ABBA - Mamma Mia -

Later on in the year we're heading to the Hunter Valley to see Choirboys, The Angels, Cheap Trick and Billy Idol. How's that for a flashback! Billy I can take or leave really but I just checked and Steve Stevens is still playing guitar for him. Steve is an awesome player and showman. That'll make Billy's sneer and limited vocal talents a lot more bearable. You can guarantee that I'll be fist pumping and sporting a huge grin when he plays White Wedding or Rebel Yell though - cheesy is OK by me.

Steve Stevens - Atomic Playboys -

Cheap Trick - Out In The Street -

The Angels - Fashion & Fame -

Choirboys - James Dale -

Band rehearsals for the "Southeastern" shows continued this week. With Drummer Joel unavailable due to being a very busy boy we've drafted in someone else to pound the tubs. We had our first hit out with Hayden on Tuesday evening. There's something ultra cool about his small Gretsch kit but even cooler is the way he plays. It was very much like slipping into an old pair of comfy boots for us. Playing with Hayden is going to be a real treat. It won't be long before we get out there and play "Southeastern". It is literally one of the best albums from front to back that I've ever heard. If you're thinking of coming then you can rely on the fact that we're awesome and you like new music or you could have a sneaky listen to the original. Go on, you know you want to!

Jason Isbell - Stockholm (live and solo) - 

The best singers (and guitarists) not only have technical skill and an innate 'feel' for their craft but a sense of individualism. For example, there's never any doubt when it's Mark Knopfler playing the guitar. He could be bashing away on a cheap acoustic to a heavy metal melody and he still sounds like Mark Knopfler. Sting has an instantly recognisable voice but also a pattern of note selection when singing that is all his own. Today I listened to tracks from the latest album by Icelandic songstress Bjork. I've never been a huge fan of her kooky brand of music but there's no doubt that she's fabulously talented. There's a delicacy and strength in this track that also highlights her particular favourite vocal style and range. Someone who knows more about music theory can probably tell me the correct term for what I'm trying to describe. If it was a blues guitarist I might say that they regularly use a particular version of a pentatonic scale or something like that. But I could be wrong!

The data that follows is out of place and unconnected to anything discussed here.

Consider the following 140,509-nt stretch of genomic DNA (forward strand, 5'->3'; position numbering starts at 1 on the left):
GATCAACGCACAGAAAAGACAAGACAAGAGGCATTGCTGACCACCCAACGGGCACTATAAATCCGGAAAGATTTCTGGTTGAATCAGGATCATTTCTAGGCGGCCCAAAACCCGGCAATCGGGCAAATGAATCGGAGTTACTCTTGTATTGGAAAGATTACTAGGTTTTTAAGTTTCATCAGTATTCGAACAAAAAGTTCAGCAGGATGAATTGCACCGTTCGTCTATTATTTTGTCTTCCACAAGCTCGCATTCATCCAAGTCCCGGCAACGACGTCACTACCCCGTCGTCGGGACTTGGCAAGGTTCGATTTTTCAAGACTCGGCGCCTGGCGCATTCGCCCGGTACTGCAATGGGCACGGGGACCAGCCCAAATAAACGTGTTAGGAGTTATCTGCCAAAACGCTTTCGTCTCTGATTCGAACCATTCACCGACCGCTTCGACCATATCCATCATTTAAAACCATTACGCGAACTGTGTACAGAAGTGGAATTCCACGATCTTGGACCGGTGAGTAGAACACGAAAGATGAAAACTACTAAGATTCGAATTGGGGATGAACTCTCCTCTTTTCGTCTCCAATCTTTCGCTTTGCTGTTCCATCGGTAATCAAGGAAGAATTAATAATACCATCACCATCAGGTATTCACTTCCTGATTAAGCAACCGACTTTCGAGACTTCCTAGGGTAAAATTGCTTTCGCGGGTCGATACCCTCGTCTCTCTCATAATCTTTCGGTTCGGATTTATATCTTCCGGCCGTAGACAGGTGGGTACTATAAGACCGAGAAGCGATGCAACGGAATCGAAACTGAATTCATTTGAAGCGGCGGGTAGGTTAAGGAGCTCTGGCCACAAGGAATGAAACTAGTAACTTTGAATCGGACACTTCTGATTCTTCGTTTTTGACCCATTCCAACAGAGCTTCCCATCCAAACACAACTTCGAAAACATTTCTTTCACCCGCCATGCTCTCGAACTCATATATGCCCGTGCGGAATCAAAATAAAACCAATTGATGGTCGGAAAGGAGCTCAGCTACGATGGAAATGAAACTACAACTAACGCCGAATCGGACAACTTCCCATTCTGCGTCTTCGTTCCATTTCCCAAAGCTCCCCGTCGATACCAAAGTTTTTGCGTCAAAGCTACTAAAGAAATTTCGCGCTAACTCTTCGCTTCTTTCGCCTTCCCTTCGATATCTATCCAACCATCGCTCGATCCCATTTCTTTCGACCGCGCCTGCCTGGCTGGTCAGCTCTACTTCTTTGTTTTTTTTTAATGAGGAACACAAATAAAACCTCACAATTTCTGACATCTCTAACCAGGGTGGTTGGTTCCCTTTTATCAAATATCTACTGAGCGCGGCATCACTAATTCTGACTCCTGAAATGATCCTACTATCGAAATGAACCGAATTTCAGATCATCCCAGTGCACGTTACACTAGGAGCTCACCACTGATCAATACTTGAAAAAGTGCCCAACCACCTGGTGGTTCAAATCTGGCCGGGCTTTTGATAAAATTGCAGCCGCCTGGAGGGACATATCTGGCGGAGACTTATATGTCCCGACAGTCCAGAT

Bjork - Stonemilker -

Long time readers will be aware that I have a couple of friends who died well before their time. It's funny how they creep into my thoughts every now and then. It's certainly not in the gut-wrenching way that it used to occur thankfully. These days it's a line from an email or a comment that I remember fondly. Not long before he died, my mate Garry went to the Royal Albert Hall in the UK to see Tom Petty play. I remember waking up to quite a few excited emails and texts that he'd sent during the gig. It was probably the last time he was happy before he passed away. I remembered his happiness at just how good the show was and on hearing Tom play this week I thought that at least Garry's last live show was a cracker.

Tom Petty - Jammin' Me -

Finally, it's here...Zoe leaves on Monday morning at some ungodly hour. I've been OK with the whole thing (usually) up until now but today I'm a bit blue. Going to miss my girl. I know she sometimes reads this so I won't be too soppy I promise! As I've said, I'm so proud of her that I could burst. Let's leave it at that safe in the knowledge that she's been counting down until this moment and I'll be counting down until she comes back (even if it is only for a few days). 

Rod Stewart - Forever Young -

That's it. Watch the blog for more.


"I believe, If you give
A little bit of love to those you live with
A little bit of love...
Has gotta come your way." - Little Bit of Love, Free (1972)